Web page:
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Environmental question number one: Do you have room for the lion?

By Heather Moline

My boss once had a conversation with a civil rights leader about environmental justice. “In the poorest communities in Georgia,” he said, “talking about climate change is like there’s a dog biting your neighbor, and you’re trying to tell her about a lion coming over the hill.”

 

Put differently, in the words of “Why #BlackLivesMatter Should Inform the Climate Debate,” if the devastating results of a century of emissions and environmental depletion were happening to white folks, we’d have changed things long ago.

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Joining interfaith justice marchers at the Oregon State Capitol on Ecumenical Ministries of Oregon’s Interfaith Advocacy Day.

We have changed some things, in the face of terrifying opposition. Climate change denial is at an all-time low. In February, senior Republicans in Congress called for a carbon pricing bill. According to the EPA, the United States’ carbon emissions have declined since 2005, and even China is realizing it’s good economic sense to move away from coal.

 

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Heather Moline stands with Jenny Holmes (left), former Director of Environmental Ministries at Ecumenical Ministries of Oregon, and Pope Francis, outside a televised broadcast of his speech to Congress in September 2015

But things will get worse before they get better, for all of us. Entire populations’ livelihoods are even now being wiped out in Bangladesh, Alaska, South Sudan. People of color (POC) and the poor are the most endangered by future trends. We have reason to mourn, and repent.

 

And so I’m not going to ask them to do more than they’re doing. The problem starts with people like me, who aren’t being bitten by a dog. The Footprint Network tells me I consume 3.4 Earths worth of resources. As Pope Francis writes in Laudato Si, “A minority believes that it has the right to consume in a way which can never be universalized.”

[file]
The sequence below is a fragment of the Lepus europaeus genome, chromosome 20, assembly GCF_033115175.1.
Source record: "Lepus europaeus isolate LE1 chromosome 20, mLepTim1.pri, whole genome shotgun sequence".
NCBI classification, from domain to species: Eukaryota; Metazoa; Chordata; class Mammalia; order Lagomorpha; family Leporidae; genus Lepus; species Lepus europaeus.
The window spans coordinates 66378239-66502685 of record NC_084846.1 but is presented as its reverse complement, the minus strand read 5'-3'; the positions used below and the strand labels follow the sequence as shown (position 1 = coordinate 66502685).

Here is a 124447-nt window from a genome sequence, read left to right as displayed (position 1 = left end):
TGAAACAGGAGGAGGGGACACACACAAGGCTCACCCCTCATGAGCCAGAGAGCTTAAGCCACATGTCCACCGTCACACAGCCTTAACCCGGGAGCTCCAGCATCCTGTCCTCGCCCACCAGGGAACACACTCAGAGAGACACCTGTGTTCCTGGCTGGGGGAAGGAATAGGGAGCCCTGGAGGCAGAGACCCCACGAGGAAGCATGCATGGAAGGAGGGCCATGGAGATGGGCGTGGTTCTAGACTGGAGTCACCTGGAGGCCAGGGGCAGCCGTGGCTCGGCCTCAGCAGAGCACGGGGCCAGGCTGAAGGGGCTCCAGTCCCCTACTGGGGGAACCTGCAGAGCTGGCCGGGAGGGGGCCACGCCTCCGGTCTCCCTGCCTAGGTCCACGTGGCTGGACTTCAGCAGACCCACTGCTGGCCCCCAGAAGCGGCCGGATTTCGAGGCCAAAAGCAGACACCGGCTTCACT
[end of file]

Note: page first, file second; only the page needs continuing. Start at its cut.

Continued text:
The problem for people like me is a spiritual one. Again, Pope Francis: “We have forgotten that we ourselves are dust of the earth (cf. Gen 2:7); our very bodies are made up of her elements.

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Four generations of Nicaragua JVs (Eva Decesaro, Heather Moline, Chelsea Wirschem, and Sean Rawson) gather in the Columbia Gorge.

So what does remembering that I am dust look like, beyond a yearly forehead cross? My time as a JV and the five years since have given me a few tips I’d like to share with people who are looking for how to equitably and urgently address that lion.

  • Think big and long. The time for prioritizing personal environmental changes has passed. Get involved to influence policy. If you are a person of faith, I recommend the Global Catholic Climate Movement, or Interfaith Power and Light. Include future generations in the dialogue. As a Cherokee leader once said, “Think not about what Mother Earth you are leaving behind for your children, but what children you are leaving behind for Mother Earth.”
  • Prioritize environmental justice. Are there POC in your environmental networks? Is their presence in that network proportionate to their presence in your community? If not, ask and address the why. Volunteer for environmental networks or labor/justice organizations that are led by POC.
  • Practice active hope! If you’re a reader, try Joanna Macy’s Active Hope. Spend time around small farmers, indigenous communities, and the wild, where hope, hard work and Mother Earth have been intertwined for centuries.
  • Find community. A good friend once went to a lecture by world-renowned Indian biologist Vandana Shiva. Someone asked how she keeps hopeful, as a scientist regularly exposed to the worst of the bad news for our future. “Find community,” she said. “They will make everything possible.” Thank you, JVC, for teaching me that long ago!

Heather Moline, FJV Managua, Nicaragua 2010-2012, lived in a Catholic Worker house and worked for Catholic Relief Services and Oregon Interfaith Power and Light, which connects Oregon faith communities to environmental policy and energy and money-saving sustainable energy practices. She is an environmental policy master’s candidate at Oregon State, and can be reached at molineh@oregonstate.edu.

 


 

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